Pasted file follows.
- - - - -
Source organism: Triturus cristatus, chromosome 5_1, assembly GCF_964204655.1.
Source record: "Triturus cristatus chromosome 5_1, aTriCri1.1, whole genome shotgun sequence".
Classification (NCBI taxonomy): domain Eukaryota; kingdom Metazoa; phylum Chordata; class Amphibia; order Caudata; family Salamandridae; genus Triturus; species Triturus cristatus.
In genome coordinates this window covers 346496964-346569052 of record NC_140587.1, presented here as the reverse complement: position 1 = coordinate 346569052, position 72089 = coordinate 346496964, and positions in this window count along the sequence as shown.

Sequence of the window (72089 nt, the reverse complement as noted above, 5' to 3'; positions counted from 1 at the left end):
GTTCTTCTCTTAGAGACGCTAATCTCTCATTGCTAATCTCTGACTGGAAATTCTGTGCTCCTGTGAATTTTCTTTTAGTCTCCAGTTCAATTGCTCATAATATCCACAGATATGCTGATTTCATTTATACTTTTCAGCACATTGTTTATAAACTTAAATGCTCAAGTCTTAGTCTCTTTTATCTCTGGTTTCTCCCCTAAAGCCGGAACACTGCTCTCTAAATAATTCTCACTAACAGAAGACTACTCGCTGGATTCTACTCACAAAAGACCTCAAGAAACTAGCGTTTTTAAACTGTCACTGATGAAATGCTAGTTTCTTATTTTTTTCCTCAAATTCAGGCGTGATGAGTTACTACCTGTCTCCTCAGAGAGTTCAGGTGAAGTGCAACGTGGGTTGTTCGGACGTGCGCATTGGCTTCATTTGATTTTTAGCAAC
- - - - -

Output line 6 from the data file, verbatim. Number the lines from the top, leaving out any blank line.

GTTCTTCTCTTAGAGACGCTAATCTCTCATTGCTAATCTCTGACTGGAAATTCTGTGCTCCTGTGAATTTTCTTTTAGTCTCCAGTTCAATTGCTCATAATATCCACAGATATGCTGATTTCATTTATACTTTTCAGCACATTGTTTATAAACTTAAATGCTCAAGTCTTAGTCTCTTTTATCTCTGGTTTCTCCCCTAAAGCCGGAACACTGCTCTCTAAATAATTCTCACTAACAGAAGACTACTCGCTGGATTCTACTCACAAAAGACCTCAAGAAACTAGCGTTTTTAAACTGTCACTGATGAAATGCTAGTTTCTTATTTTTTTCCTCAAATTCAGGCGTGATGAGTTACTACCTGTCTCCTCAGAGAGTTCAGGTGAAGTGCAACGTGGGTTGTTCGGACGTGCGCATTGGCTTCATTTGATTTTTAGCAAC